The Art & Science of Negotiating a Sale – Part 2

This is the second part in our series of the Art & Science of Negotiating a Sale.

Negotiation Decoy

This is a very controversial tactic that raises the question: ‘How can you know whether the other party is being totally honest when disclosing their interests?‘ Might they be ‘loading the dice‘ in their favor by embedding extra false interests into their agenda? So you hear about 13 interests, when in actuality they only have 10?

Here is an example of how this can create a win-lose in their favor.  First, you make an exchange on an invalid or decoy interest of theirs, and it is only later when they drop this exchange from the agreement. The result is that this leaves you with an unmet interest of yours, and them with an agreement that meets all of their interests. A similar challenge arises when the other party agrees to ‘forget‘ about their fabricated interests if you will forget about your real interests.

How can you defend against this deceitful tactic? Being thorough may be enough. Remember to get them to explain their motivation behind each interest by asking how each interest helps them. Then work together to rank their interests. If you still feel dubious, trust your hunches and inquire further. Research more widely and if necessary, withdraw from immediate decisions and regroup.

Your best method of protecting yourself consists of thorough preparation so you are able to predict, and then understand, what they should and will be asking for. Review their expressed interests against your expectations. Then expand your interpersonal perceptions to notice when the other party is being deceitful. There are always indicators and you are strongly advised to sharpen your senses.

Extreme Offers

From the buyer’s perceptive he/she, will hear the seller ask for a lot more than he expected. As a seller, the buyer will offer you much less than you expected. The buyer’s intent is to lower your expectations and thereby obtain a concession without having to give one in return. The danger is that you will be miffed and enraged, refusing to have any further dealings with the other party.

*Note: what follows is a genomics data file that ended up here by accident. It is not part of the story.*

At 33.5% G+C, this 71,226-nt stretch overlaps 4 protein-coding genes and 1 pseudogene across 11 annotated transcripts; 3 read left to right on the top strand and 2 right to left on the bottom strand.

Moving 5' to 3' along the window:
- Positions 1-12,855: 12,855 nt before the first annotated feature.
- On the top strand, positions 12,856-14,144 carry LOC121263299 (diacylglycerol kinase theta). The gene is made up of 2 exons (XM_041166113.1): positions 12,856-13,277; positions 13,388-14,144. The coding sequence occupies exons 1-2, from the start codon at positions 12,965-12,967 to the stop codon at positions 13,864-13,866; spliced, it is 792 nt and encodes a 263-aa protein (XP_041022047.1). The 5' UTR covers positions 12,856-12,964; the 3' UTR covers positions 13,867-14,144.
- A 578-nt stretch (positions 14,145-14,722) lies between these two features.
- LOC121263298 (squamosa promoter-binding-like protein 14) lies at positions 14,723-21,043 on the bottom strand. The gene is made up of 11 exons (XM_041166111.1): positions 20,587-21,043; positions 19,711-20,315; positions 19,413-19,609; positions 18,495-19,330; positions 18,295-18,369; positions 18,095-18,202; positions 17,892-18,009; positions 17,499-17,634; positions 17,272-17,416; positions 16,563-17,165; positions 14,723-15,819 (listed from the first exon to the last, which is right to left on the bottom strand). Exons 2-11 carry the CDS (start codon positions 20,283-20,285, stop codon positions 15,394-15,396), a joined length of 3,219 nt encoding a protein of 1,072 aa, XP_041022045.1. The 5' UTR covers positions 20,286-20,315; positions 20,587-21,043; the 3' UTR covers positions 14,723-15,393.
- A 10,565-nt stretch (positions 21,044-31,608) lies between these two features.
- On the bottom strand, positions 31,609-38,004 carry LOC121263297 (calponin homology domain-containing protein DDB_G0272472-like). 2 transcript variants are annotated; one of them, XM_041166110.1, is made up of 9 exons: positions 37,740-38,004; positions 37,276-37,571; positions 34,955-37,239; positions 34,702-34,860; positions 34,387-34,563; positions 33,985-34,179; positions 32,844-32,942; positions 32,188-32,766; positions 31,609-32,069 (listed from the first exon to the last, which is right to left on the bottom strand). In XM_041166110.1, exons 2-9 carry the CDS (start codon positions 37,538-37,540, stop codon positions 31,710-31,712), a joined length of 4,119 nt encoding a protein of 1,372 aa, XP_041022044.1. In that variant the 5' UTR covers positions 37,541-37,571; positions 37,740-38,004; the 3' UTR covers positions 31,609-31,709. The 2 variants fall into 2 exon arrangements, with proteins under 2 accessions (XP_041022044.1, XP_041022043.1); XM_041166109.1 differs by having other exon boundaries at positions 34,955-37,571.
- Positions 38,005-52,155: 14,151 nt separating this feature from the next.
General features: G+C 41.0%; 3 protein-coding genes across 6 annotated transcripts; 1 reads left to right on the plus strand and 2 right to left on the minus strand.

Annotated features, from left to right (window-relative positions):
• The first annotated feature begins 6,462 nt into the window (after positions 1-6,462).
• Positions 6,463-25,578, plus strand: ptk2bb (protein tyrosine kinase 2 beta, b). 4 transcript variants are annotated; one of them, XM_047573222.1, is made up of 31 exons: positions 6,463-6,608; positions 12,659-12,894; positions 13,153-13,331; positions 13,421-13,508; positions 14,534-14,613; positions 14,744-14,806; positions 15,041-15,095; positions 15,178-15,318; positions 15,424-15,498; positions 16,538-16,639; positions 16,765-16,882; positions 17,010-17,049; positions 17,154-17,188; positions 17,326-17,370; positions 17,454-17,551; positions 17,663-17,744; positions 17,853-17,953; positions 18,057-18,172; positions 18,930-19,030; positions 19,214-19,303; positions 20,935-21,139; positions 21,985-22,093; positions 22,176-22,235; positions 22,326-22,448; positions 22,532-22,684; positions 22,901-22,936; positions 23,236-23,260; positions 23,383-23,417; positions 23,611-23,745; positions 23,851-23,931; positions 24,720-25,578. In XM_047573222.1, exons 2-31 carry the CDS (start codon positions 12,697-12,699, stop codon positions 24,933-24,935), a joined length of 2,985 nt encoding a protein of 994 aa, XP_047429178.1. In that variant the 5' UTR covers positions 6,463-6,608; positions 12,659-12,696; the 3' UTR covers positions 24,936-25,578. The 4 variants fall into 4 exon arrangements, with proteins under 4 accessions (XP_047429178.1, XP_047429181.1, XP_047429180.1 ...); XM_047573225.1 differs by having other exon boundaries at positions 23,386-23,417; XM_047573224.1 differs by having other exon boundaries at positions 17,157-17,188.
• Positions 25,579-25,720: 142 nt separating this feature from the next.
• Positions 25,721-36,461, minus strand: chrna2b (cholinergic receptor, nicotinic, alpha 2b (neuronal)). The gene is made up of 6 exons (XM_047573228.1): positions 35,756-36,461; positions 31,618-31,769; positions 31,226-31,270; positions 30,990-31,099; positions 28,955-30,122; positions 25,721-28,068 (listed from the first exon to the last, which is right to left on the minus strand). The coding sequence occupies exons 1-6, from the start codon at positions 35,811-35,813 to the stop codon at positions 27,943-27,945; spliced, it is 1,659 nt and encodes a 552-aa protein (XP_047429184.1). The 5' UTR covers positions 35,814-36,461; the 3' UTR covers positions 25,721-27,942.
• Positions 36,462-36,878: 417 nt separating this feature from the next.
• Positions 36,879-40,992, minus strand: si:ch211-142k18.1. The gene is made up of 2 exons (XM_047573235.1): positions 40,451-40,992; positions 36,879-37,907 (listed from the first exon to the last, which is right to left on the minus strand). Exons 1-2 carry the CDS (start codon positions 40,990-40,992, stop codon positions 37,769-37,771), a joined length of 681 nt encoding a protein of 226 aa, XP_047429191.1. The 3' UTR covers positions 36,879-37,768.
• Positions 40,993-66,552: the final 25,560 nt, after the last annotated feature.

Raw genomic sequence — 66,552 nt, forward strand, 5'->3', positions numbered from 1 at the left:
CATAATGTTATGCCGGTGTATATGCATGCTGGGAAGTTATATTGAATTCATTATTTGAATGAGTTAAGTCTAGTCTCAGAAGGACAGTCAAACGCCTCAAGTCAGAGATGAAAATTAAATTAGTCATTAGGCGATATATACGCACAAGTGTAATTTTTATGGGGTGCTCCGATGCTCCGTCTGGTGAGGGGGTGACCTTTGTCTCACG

It’s vital to note that the other party’s culture may ordain this tactic as a normal practice. A German or American trading in China will grow accustomed to excessive proposals. If the culture, in which you must operate, dictates excessive opening offers, then we suggest that you to blend in and take advice on how to play by local rules and customs.

Especially in western countries, separate the individual from their behavior or tactic. If you are surprised, show your surprise and even allow yourself to chuckle. This can diffuse the situation and initiate an agreement. We don’t generally recommend an unwarranted counter proposal. Let the other side know that their expectations need to be adjusted, and refer to other deals as precedents to persuade them by how much.

The Negotiation Nibble

Just when you believe you have fully agreed and are about to ink the contract, the buyer utilizing this tactic will ask “Transportation and insurance is included, isn’t it?” There is a powerful urge to make this final concession for the sake of signing the deal. This urge must be resisted. The quid-pro-quo principle of getting something of value for giving something of value should be employed:

In contracts where we pay for transportation and insurance, we add an extra 3% to the price. So yes, if you are willing to pay the extra 3%, then we will cover these two items.

We generally suggest you ask for the reason for the interest behind this newly raised request. If it was left out earlier by mistake, then perhaps there is an opportunity to meet this need in some other creative manner that meets both parties’ needs. A terrific way to thwart nibbling and other disagreeable surprises is by being explicit and thorough in specifying precisely what is included and excluded in the deal.

Cherry Picking

Buyers can design their perfect deal through shopping around and by obtaining many bids before they first approach you. They may offer you a proposal that fully meets their interests on price and discount structures, quality, service, timescales etc. They may frequently tell you “this is what the competition is offering us, so you’ll need to at least match it!” In actuality they would have “cherry picked” the most desirable offerings from each of your competition’s proposals.